Focus on Fatigue

Focus on Fatigue, Issue 69: Revenge Bedtime Procrastination

Issue #69 – May 2021

Welcome to Focus on Fatigue!

Do you suffer from revenge bedtime procrastination? In this month’s Focus on Fatigue, we will look at what it is and how you can beat it.

Sleep well!

The FRMS Team

 

 

InterDynamics Pty Ltd
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Views expressed in articles and links provided are those of the individual authors, and do not necessarily represent the views of InterDynamics (except where directly attributed).

 

Revenge Bedtime Procrastination

 

A new term has recently emerged and is circling the internet: ‘Revenge Bedtime Procrastination’.

Where did the term come from?

The term seems to have originated out of China by workers who work the 996 schedule (working from nine in the morning to nine in the evening, six days a week). They coined the term ‘bàofùxìng áoyè’, which translates ‘revenge bedtime procrastination’ or ‘retaliatory staying up late’. Use of the term spread rapidly last year after it was shared on twitter; obviously striking a chord with many!

What is it?

Revenge bedtime procrastination describes the phenomenon where people put off going to bed to carve out ‘me-time’ at the end of a busy day. For many, too tired to do anything intentional or productive, this time is spent mindlessly scrolling social media or watching tv.

Why ‘revenge’?

Those who work long hours can feel like they have little control over their time and are left with no leisure time. As a way of getting ‘revenge’, or fighting back, on this lack of control and free time, they stay up late.

What we know about bedtime procrastination

While the term ‘revenge bedtime procrastination’ may be relatively new, in 2014 a study by Dr Kroese was the first study to present bedtime procrastination as a possible cause for insufficient sleep. The study defined bedtime procrastination as “failing to go to bed at the intended time, while no external circumstances prevent a person from doing so”. This research concluded that “bedtime procrastination appears to be a prevalent and relevant issue that is associated with getting insufficient sleep”. Kroese also makes the point that bedtime procrastination is a particular challenge, as it occurs at the end of the day, when people typically have less mental energy or self-control strength.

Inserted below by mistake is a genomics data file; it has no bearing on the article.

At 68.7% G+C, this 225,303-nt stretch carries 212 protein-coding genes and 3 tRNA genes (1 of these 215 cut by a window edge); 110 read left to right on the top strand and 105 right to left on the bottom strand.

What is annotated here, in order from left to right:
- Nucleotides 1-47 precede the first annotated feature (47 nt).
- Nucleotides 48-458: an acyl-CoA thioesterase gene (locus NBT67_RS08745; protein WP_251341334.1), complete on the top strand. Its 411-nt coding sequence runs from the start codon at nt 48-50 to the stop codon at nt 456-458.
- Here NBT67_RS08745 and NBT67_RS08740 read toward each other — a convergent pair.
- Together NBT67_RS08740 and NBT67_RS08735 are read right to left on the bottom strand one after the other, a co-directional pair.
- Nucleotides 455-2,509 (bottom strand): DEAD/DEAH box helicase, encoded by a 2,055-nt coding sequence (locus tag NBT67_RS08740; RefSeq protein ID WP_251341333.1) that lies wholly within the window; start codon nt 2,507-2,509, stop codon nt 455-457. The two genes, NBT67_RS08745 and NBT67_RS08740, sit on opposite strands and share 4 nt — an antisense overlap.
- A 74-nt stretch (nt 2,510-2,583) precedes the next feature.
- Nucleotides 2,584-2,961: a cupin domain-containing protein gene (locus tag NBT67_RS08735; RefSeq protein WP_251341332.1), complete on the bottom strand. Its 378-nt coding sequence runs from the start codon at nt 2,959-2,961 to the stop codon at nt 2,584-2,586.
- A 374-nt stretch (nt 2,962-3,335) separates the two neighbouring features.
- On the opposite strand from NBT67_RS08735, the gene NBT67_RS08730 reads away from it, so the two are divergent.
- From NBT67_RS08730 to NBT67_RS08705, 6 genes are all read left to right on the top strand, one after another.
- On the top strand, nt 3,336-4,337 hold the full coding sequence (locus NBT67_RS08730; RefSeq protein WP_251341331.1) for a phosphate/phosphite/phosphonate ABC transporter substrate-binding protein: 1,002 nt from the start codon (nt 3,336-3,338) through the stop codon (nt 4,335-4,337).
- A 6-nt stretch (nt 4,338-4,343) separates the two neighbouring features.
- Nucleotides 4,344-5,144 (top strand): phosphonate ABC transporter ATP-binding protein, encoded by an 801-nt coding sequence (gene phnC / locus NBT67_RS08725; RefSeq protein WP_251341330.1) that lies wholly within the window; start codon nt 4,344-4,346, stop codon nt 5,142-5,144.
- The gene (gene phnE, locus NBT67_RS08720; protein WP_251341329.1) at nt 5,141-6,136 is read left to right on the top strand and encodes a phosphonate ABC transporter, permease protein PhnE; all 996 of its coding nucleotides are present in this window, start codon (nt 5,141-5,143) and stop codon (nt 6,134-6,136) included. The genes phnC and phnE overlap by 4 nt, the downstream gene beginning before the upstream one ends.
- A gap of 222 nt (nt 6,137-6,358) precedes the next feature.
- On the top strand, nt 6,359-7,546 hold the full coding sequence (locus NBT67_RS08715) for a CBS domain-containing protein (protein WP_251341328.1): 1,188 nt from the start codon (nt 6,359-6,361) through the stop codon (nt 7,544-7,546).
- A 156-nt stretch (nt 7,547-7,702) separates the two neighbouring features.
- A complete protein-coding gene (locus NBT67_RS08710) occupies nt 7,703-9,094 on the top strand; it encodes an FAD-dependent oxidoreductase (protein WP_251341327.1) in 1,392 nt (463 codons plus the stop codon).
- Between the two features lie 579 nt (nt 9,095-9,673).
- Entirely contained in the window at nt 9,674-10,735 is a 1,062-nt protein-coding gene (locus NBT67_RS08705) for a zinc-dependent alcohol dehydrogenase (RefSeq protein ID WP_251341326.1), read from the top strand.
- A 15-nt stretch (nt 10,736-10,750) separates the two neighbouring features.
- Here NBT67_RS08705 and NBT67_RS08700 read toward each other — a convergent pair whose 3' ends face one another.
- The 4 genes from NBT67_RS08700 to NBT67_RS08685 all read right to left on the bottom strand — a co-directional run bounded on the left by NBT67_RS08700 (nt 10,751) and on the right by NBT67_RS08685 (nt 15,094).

Further research in 2018 found “that people who attempted to resist more desires (during the day) were more likely to engage in bedtime procrastination, suggesting that people may be less likely to stick to their intended bedtime after a particularly taxing day.”

How to stop self-sabotaging your sleep

Recommendations to combat bedtime procrastination often involve implementing a bedtime routine and practising basic sleep hygiene, such as maintaining a regular bedtime, having a relaxing pre-bedtime routine, avoiding screens before bed and avoiding caffeine in the hours before bed.

However, as revenge bedtime procrastination also has to do with a feeling of lack of control over one’s day, or lack of ‘me time’, finding ways to carve out such control and time in one’s day can also help. Perhaps by going for a walk during a lunch break, or adding some intention into the way time is spent after finishing work. Look at what is important to you, and intentionally make time for this, even if it is 20 minutes.

Employers can also help by recognising the importance of work/life balance and providing greater work flexibility.

 

Research

  • Kamphorst, B., Nauts, S., De Ridder, D. & Anderson, J. (2018). Too Depleted to Turn In: The Relevance of End-of-the-Day Resource Depletion for Reducing Bedtime Procrastination. Frontiers in Psychology. 9, 252. http://doi:10.3389/fpsyg.2018.00252
  • Kroese, F., De Ridder, D., Evers, C. & Adriaanse, M (2014). Bedtime procrastination: introducing a new area of procrastination. Frontiers in Psychology. 5, 611. http://doi:10.3389/fpsyg.2014.00611
  • Kühnel, J., Syrek, C., & Dreher, A. (2018). Why Don’t You Go to Bed on Time? A Daily Diary Study on the Relationships between Chronotype, Self-Control Resources and the Phenomenon of Bedtime Procrastination. Frontiers in Psychology, 9, 77. https://doi.org/10.3389/fpsyg.2018.00077
  • Suni, E., (2021). What is ‘Revenge Bedtime Procrastination’?, Sleep Foundation, https://www.sleepfoundation.org/sleep-hygiene/revenge-bedtime-procrastination

 

In the News

Provided below are a selection of articles from around the web on the issues associated with fatigue. We hope you find them useful and interesting.

Moonlight may affect sleep cycles

Harvard Health Publishing, April 2021
A recent study found that people fell asleep later and slept for less time over all in the three to five days leading up to a full moon.

Sleeping too little in middle age may increase dementia risk, study finds

Pam Belluck, NY Times, April 2021
The research, tracking thousands of people from age 50 on, suggests those who sleep six hours or less a night are more likely to develop dementia in their late 70s.

New study sheds light on how boredom affects bedtime procrastination and sleep quality

Eric Dolan, PsyPost, April 2021
New research suggests that the inability to be mindfully attentive to the present plays a role in compromised sleep quality. The study also indicates that boredom is an important predictor of bedtime procrastination.

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